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Local News

  • Voters head to the polls Tuesday

    With plenty of local flavor on the ballot, turnout is expected to be decent for tomorrow's primary election.

    Based on previous primaries, Taylor County Clerk Mark Carney predicts a 39 percent voter turnout - about 6,500 voters.

    "But, I hope we have more. We need everyone to go out and go vote," Carney said.

    Eight years ago, 36 percent of the voters turned out for a similar ballot. Four years ago, 42 percent showed up to cast votes on a ballot that was missing a mayoral primary.

  • Local Crusade efforts see major change

    A big change is in store for the upcoming Crusade for Children drive. Door-to-door collections, part of the local effort since the beginning, will no longer be conducted.

    Door-to-door collections just aren't feasible any more, says Campbellsville Fire Chief Allen Johnson.

    "[There] used to be just a fourth of the houses we have now," he said. "We've just got to make some changes, for better or worse."

  • ELECTION: U.S. Senate Race, Democratic candidates

    The Republican Party has had both of Kentucky's Senate seats since Jim Bunning was first elected in 1998.

    On May 18, five Democrats will be competing in the Senate primary for the chance to end the Republicans' streak in November.

    Two Democrats have emerged as the front-runners, Attorney General Jack Conway and Lt. Gov. Dr. Daniel Mongiardo. Family physician Dr. James Buckmaster, former U.S. Customs agent Darlene Price and Maurice M. Sweeney, who has worked for state government in a variety of capacities, are also seeking the Democrat nomination.

  • Cancer victims say key is catching it early

    They caught it early. But if they hadn't, both say their stories would likely have very different endings.

    Campbellsville residents Barbara Dabney and Richard Phillips recently battled skin cancer. And, so far, they have won.

    May is Skin Cancer Awareness Month.

    Dabney's skin cancer experience began about three months ago during a routine checkup with her local doctor.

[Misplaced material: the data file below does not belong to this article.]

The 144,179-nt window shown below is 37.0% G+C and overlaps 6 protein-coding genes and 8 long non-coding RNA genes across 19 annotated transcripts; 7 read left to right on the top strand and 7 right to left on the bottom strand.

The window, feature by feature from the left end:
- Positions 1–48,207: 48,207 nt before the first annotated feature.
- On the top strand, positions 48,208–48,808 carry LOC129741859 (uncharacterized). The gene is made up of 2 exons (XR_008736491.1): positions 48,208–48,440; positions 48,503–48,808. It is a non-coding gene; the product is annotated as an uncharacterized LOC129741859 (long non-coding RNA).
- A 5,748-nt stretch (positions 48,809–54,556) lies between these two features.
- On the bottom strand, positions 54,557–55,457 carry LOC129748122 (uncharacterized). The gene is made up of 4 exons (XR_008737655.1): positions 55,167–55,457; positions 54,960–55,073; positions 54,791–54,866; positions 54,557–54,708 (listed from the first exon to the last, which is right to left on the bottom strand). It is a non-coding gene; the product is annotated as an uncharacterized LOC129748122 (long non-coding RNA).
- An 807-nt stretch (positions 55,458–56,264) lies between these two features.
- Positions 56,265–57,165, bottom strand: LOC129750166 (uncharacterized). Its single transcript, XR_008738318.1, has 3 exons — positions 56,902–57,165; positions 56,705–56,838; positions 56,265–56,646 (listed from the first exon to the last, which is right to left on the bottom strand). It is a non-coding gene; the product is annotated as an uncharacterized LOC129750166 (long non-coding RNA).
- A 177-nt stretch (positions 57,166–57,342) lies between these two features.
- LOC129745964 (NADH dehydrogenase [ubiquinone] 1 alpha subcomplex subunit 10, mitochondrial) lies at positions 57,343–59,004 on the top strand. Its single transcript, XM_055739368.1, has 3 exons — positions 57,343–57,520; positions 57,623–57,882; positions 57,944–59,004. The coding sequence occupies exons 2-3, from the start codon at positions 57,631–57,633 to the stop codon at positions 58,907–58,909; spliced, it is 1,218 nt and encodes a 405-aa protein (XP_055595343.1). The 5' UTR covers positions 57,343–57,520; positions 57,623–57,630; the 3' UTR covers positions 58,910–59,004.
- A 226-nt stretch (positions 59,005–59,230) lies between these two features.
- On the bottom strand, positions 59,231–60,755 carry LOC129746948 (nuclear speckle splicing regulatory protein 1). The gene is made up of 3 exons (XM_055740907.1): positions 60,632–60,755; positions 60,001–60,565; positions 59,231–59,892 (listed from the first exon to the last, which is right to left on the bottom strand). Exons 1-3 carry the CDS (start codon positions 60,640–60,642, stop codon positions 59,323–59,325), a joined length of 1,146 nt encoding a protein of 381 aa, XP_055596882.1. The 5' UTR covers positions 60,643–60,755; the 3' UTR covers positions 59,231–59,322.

She said she had a mole on her back near her waist that she believed looked a bit too large. Her doctor suggested that she have it checked by another doctor.

  • ELECTION: U.S. Senate Race, Republican candidates

    Jim Bunning will conclude his second term as a U.S. Senator from Kentucky next January.

    On May 18, five candidates will be vying to take his place on the Republican ticket.

    Among the remaining candidates, the front-runners are Dr. Rand Paul, the son of Texas Congressman Ron Paul, and Secretary of State Trey Grayson, but they aren't the only options for Republican voters. Gurley Martin of Owensboro, Jon Scribner of Gray and John Stephenson of Independence are also seeking the right to run in November.

  • E-911 fails first-ever field data audit

    The Campbellsville/Taylor County E-911 Center has failed a portion of its first-ever audit, though officials say they are sure they will pass the next one in August.

    According to a letter dated Oct. 29, 2008, the 911 Center passed the wireless portion of the audit, but not the field data section.

    In the letter, which was written by an official from Stantec Consulting Services Inc. in Louisville to personnel in a state office, the 911 Center underwent an audit of its wireless 911 calls to check for data, software and mapping. All of the calls met those requirements.

  • County audit released

    Peercy and Gray PSC of Louisville recently released its audit of the Taylor County Fiscal Court for fiscal year ending June 30, 2008.

    The audit found that the Court had unrestricted net assets of $1.94 million in its governmental activities as of June 30, 2008, with total net assets of a little more than $7 million.

    In the audit, Taylor Regional Hospital had net assets of $39.9 million and Taylor County Airport had just more than $1 million. TRH had net cash and cash equivalents of $9.3 million while the airport had $82,165.

  • Sanders Road closed this week

    Sanders Road will be closed at the bridge from today until Friday. The road is closed so that workers may replace a bridge.

  • A walk of hope

    Rain didn't dampen the spirits of those who attended the Relay for Life Friday night at the Taylor County High gym.

    Hundreds of people showed up to support cancer survivors as they joined together to walk Relay's opening lap.

    See Thursday's issue for more on the Relay for Life.

  • County trades debt for roads

    The County might not be able to pay off one of its jail loans next year after all.

    At last Tuesday's regular Fiscal Court meeting, magistrates agreed to use $300,000 set aside in the upcoming fiscal year's budget to help pay off a startup loan at the Taylor County Detention Center to instead pay for damage to County roads caused by flooding on May 2.

    Taylor County Judge/Executive Eddie Rogers recommended that magistrates agree to use that money for repairs because he said he doesn't know if FEMA will award the County any funding to help pay for the damage.